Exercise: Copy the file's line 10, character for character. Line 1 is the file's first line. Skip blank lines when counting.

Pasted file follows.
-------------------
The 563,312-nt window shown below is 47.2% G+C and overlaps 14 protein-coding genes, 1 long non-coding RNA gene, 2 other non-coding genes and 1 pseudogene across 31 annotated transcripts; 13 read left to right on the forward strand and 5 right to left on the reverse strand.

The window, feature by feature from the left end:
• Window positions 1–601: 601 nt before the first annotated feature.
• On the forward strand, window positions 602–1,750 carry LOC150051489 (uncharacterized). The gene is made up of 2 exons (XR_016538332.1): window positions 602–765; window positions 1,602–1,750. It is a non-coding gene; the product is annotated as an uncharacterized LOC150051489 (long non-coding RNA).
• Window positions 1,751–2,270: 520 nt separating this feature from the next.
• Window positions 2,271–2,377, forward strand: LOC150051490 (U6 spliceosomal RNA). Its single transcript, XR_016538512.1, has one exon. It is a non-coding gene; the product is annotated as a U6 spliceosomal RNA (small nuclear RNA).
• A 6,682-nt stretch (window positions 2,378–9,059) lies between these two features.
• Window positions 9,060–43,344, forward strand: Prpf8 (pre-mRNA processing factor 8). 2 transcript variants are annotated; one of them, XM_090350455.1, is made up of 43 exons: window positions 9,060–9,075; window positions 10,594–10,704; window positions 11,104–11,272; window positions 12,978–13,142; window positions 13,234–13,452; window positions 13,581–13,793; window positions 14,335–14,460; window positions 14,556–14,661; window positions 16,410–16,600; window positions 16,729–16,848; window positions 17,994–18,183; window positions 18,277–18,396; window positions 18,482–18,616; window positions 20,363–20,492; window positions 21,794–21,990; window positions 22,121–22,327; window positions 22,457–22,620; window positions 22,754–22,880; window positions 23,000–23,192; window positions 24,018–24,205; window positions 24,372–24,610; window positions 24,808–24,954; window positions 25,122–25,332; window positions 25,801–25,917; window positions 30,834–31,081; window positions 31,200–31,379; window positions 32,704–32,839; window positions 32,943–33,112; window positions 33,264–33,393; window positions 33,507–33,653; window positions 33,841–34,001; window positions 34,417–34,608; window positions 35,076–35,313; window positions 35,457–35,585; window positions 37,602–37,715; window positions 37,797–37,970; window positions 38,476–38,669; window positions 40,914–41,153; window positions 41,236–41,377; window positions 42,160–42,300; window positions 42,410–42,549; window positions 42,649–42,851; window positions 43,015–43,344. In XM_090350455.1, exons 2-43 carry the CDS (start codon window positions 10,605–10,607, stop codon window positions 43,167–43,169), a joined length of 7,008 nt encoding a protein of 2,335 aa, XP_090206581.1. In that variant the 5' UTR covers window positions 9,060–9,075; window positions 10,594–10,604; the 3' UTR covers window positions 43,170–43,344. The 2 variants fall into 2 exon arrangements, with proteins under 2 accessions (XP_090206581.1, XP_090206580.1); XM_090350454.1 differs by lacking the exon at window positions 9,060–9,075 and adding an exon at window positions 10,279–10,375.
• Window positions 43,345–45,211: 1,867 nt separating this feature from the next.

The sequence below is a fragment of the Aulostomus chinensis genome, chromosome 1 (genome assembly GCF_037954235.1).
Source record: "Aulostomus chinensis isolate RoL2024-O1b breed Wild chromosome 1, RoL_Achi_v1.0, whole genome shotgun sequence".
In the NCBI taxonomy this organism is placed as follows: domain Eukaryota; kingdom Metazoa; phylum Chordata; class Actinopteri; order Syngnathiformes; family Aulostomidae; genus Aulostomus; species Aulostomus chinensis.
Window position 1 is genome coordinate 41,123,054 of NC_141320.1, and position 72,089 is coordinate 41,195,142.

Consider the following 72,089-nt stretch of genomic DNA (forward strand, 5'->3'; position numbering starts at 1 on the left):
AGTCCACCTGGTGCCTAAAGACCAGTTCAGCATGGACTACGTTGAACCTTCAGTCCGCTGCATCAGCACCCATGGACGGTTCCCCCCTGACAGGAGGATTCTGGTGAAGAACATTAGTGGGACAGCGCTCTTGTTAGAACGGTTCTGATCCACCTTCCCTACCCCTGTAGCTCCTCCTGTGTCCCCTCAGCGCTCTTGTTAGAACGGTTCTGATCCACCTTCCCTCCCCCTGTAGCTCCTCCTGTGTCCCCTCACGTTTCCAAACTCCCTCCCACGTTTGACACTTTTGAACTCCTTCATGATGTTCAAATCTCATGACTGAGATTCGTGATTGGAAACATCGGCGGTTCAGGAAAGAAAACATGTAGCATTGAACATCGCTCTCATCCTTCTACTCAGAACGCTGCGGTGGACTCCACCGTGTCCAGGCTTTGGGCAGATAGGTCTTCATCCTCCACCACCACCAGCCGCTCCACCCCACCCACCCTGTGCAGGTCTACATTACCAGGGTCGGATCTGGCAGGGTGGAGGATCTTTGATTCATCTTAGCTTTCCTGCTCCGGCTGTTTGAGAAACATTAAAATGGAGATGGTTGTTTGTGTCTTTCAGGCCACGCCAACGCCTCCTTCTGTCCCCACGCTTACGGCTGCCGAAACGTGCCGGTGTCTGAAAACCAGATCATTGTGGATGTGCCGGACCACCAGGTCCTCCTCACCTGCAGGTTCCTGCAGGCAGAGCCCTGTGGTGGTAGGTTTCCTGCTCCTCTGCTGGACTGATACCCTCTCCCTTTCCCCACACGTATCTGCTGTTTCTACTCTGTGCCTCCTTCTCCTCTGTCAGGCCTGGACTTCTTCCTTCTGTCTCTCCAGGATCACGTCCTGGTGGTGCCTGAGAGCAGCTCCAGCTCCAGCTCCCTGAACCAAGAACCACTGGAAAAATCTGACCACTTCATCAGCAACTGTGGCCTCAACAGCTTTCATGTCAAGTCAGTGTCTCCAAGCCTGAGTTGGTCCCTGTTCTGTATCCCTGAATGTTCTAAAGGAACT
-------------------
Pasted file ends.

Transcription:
The sequence below is a fragment of the Aulostomus chinensis genome, chromosome 1 (genome assembly GCF_037954235.1).